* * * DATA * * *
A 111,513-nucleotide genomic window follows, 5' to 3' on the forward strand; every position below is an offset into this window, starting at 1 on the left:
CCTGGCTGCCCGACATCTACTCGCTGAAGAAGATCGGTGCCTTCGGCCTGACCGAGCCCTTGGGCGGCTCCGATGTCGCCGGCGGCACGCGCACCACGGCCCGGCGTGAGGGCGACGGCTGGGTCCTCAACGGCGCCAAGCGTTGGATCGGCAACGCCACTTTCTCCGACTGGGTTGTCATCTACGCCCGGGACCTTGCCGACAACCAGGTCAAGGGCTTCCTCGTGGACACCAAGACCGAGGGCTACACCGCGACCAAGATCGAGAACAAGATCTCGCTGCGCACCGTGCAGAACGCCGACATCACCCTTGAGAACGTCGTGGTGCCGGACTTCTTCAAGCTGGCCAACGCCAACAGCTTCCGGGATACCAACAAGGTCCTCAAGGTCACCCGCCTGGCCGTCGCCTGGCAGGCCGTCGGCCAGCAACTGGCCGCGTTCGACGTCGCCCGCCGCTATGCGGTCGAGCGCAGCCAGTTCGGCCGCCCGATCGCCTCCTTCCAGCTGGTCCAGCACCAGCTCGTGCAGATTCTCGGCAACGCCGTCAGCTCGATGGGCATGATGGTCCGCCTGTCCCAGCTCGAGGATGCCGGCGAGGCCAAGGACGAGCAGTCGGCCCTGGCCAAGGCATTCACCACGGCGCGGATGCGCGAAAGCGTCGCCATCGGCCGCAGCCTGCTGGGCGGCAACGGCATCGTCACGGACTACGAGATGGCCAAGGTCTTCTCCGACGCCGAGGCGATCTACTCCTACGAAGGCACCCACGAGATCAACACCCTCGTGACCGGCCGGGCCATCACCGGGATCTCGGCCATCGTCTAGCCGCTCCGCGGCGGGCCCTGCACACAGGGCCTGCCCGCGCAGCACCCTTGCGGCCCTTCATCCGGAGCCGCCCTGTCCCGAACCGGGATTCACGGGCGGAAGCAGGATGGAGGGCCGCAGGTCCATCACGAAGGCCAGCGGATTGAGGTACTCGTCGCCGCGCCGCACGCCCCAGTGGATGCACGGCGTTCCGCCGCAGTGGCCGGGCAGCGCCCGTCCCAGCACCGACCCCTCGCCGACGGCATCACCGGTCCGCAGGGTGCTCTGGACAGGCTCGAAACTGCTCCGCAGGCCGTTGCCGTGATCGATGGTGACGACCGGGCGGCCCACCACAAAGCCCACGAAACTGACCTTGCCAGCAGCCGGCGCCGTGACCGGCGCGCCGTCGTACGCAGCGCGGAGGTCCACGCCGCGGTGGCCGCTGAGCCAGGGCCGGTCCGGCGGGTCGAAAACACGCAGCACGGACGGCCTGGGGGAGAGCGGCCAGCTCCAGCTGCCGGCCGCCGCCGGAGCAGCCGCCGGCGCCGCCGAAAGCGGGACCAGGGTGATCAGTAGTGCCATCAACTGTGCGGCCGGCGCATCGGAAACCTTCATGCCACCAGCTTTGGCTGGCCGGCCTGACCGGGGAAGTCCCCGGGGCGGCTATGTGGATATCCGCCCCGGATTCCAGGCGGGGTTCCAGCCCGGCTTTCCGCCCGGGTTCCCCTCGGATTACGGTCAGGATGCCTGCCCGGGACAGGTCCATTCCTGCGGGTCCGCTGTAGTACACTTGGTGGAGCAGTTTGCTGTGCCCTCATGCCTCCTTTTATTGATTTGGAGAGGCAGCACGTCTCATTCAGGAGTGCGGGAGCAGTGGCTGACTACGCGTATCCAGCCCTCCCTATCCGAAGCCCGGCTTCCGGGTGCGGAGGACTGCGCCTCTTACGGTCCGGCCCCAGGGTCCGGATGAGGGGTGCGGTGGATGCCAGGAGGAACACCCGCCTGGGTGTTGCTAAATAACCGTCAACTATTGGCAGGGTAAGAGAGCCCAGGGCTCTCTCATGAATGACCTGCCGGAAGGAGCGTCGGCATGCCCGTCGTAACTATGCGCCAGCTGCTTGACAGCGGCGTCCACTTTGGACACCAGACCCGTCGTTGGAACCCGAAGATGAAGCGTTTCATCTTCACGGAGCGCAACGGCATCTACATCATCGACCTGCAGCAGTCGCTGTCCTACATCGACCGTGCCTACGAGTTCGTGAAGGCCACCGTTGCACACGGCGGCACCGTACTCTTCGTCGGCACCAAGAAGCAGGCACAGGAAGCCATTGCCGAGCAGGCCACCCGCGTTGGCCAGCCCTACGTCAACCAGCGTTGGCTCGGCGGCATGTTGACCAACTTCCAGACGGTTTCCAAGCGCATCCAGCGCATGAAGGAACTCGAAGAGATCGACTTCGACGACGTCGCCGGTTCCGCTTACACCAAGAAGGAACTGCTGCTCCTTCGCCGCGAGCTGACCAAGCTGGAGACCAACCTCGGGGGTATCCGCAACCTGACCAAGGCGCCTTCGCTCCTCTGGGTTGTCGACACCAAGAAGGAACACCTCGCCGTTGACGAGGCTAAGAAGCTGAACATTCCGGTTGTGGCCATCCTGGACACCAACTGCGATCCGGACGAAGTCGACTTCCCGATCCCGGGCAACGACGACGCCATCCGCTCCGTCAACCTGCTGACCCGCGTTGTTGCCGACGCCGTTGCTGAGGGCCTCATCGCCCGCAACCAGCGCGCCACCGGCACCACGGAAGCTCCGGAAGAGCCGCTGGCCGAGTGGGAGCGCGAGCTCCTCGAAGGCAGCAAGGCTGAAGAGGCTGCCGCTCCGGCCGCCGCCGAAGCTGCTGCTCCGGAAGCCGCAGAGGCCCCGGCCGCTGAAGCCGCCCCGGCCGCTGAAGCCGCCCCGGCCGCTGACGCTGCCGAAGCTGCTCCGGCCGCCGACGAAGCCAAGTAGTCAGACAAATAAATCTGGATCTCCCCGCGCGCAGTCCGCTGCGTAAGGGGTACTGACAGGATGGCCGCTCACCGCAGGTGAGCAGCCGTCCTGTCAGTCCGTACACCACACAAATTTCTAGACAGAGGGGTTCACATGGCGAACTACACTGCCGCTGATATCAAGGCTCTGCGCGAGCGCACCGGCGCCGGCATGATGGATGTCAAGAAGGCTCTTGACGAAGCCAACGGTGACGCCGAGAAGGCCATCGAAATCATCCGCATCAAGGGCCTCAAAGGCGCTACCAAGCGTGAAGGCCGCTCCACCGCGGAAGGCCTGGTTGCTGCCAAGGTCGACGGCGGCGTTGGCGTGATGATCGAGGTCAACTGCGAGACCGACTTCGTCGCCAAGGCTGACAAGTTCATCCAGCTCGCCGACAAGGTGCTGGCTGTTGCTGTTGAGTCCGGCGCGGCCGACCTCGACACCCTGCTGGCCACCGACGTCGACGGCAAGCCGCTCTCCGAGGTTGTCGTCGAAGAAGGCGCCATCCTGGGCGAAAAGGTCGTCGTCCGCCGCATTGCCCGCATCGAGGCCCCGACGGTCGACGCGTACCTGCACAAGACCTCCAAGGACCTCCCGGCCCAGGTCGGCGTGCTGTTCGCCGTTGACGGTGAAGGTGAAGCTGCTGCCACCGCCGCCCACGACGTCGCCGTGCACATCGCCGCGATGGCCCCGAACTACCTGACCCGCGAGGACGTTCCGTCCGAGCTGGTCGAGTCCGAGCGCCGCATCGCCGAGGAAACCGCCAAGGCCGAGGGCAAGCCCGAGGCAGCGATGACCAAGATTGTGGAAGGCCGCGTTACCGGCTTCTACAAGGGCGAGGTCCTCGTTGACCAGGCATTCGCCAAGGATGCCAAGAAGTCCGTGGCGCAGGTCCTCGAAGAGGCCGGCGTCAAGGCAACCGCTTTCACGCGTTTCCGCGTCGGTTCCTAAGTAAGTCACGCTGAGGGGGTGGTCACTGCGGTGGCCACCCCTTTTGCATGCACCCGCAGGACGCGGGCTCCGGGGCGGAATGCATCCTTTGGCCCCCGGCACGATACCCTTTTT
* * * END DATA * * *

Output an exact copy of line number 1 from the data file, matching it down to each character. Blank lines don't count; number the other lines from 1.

A 111,513-nucleotide genomic window follows, 5' to 3' on the forward strand; every position below is an offset into this window, starting at 1 on the left: